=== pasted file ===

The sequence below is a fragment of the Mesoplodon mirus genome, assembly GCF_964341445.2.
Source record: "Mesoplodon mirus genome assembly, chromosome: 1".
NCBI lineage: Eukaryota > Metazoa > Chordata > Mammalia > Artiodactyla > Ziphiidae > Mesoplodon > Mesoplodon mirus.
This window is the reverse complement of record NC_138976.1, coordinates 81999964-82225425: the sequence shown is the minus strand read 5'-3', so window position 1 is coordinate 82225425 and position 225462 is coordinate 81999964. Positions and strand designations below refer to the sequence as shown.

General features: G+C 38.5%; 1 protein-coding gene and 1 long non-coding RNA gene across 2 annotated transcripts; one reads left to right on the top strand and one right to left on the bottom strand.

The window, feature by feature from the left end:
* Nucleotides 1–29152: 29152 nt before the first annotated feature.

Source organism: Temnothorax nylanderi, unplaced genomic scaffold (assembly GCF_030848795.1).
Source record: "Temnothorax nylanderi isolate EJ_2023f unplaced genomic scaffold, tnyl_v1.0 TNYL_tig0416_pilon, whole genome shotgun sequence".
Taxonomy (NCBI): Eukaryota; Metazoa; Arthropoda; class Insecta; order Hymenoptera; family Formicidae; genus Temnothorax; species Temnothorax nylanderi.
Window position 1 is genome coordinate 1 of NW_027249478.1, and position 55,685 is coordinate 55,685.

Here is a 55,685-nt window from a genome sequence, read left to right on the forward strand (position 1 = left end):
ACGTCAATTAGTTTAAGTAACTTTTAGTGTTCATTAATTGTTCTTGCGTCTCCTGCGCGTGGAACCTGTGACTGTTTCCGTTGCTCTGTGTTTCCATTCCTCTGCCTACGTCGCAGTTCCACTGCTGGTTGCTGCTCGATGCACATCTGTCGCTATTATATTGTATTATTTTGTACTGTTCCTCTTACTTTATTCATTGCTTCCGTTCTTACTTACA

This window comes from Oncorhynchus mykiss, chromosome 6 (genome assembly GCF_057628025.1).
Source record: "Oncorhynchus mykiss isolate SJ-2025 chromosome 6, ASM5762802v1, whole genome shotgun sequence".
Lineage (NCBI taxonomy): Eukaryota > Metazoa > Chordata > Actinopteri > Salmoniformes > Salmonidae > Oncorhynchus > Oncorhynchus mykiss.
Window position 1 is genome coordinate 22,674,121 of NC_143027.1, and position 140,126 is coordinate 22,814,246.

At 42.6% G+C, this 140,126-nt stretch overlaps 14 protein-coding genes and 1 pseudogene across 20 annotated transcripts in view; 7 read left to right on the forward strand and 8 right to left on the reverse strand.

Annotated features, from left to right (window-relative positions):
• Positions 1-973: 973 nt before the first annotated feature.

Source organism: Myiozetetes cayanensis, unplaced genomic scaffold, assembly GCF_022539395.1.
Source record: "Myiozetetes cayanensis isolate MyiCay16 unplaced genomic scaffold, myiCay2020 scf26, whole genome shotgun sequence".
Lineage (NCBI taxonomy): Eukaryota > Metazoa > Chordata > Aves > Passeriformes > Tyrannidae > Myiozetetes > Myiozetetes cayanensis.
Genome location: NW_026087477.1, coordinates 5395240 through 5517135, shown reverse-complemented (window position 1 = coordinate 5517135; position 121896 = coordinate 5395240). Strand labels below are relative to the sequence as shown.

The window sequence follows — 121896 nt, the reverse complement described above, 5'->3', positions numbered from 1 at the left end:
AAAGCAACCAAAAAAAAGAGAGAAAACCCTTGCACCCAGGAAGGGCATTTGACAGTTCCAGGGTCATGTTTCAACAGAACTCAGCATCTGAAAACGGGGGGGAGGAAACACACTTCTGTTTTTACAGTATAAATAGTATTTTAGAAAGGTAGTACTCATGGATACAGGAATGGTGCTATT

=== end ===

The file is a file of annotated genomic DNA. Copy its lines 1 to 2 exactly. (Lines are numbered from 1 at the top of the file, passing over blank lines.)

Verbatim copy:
The sequence below is a fragment of the Mesoplodon mirus genome, assembly GCF_964341445.2.
Source record: "Mesoplodon mirus genome assembly, chromosome: 1".